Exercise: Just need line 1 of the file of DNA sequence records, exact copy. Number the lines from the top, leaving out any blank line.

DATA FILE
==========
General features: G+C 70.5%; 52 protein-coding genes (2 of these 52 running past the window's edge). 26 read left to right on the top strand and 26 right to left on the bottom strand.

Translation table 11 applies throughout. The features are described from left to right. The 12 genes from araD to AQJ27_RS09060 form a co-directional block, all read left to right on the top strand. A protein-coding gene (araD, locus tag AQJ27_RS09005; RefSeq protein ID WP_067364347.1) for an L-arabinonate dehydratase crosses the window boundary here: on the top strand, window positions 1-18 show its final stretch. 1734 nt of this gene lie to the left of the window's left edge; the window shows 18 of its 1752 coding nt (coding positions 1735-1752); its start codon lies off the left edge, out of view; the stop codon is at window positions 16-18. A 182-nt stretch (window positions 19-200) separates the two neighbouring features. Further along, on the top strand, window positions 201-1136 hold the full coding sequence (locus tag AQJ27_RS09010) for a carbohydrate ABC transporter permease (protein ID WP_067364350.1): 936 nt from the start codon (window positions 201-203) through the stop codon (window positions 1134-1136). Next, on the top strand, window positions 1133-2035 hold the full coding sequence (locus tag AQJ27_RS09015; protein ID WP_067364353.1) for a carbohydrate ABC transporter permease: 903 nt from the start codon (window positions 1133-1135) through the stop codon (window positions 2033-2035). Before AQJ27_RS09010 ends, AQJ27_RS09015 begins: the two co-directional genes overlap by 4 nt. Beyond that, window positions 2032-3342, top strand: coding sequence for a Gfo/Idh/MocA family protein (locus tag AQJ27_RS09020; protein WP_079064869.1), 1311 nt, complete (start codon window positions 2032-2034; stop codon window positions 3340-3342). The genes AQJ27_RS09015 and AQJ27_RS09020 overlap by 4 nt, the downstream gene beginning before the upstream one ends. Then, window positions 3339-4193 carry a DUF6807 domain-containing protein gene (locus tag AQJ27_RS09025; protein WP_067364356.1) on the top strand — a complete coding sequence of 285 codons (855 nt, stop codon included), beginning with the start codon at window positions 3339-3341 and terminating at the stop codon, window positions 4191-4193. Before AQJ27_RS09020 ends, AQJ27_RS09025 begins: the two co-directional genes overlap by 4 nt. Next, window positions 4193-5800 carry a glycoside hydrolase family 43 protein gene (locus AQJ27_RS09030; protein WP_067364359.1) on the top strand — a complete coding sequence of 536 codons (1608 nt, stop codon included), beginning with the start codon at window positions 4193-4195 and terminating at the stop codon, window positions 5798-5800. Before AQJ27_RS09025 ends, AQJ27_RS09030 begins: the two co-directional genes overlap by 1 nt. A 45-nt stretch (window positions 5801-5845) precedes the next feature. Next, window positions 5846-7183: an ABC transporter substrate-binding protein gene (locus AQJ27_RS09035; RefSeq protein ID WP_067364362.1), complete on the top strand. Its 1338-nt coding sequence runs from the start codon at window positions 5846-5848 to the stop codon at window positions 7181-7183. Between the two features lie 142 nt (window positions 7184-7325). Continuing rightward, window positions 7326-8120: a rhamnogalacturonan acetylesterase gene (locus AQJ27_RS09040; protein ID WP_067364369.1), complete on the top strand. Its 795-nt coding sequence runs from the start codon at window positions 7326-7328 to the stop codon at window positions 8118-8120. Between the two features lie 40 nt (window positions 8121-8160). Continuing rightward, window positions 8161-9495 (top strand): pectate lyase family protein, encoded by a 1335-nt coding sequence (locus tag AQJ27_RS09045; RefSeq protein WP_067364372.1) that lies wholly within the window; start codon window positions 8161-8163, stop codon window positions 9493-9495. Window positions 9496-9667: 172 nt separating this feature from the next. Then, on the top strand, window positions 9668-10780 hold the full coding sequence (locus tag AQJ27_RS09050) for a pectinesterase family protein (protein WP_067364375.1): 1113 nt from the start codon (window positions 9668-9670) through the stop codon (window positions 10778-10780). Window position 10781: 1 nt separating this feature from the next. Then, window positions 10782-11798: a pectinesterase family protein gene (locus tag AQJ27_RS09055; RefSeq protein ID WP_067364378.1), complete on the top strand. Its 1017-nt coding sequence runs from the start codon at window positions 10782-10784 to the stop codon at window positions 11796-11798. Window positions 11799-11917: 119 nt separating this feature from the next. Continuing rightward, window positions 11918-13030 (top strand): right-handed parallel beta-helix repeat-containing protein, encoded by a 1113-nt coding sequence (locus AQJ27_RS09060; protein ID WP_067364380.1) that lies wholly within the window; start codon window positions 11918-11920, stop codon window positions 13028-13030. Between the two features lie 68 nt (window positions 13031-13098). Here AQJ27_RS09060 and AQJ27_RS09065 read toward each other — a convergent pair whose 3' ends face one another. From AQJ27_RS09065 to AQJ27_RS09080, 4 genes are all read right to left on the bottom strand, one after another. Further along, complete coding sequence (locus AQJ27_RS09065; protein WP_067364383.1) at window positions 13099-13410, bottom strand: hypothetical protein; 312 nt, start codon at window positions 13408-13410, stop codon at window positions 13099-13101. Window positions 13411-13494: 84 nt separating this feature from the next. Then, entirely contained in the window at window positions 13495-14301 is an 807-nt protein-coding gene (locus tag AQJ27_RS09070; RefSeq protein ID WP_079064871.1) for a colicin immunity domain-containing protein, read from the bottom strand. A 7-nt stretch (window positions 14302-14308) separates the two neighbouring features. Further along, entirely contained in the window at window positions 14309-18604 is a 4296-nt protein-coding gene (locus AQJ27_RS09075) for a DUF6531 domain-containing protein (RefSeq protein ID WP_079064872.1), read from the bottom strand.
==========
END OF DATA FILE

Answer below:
General features: G+C 70.5%; 52 protein-coding genes (2 of these 52 running past the window's edge). 26 read left to right on the top strand and 26 right to left on the bottom strand.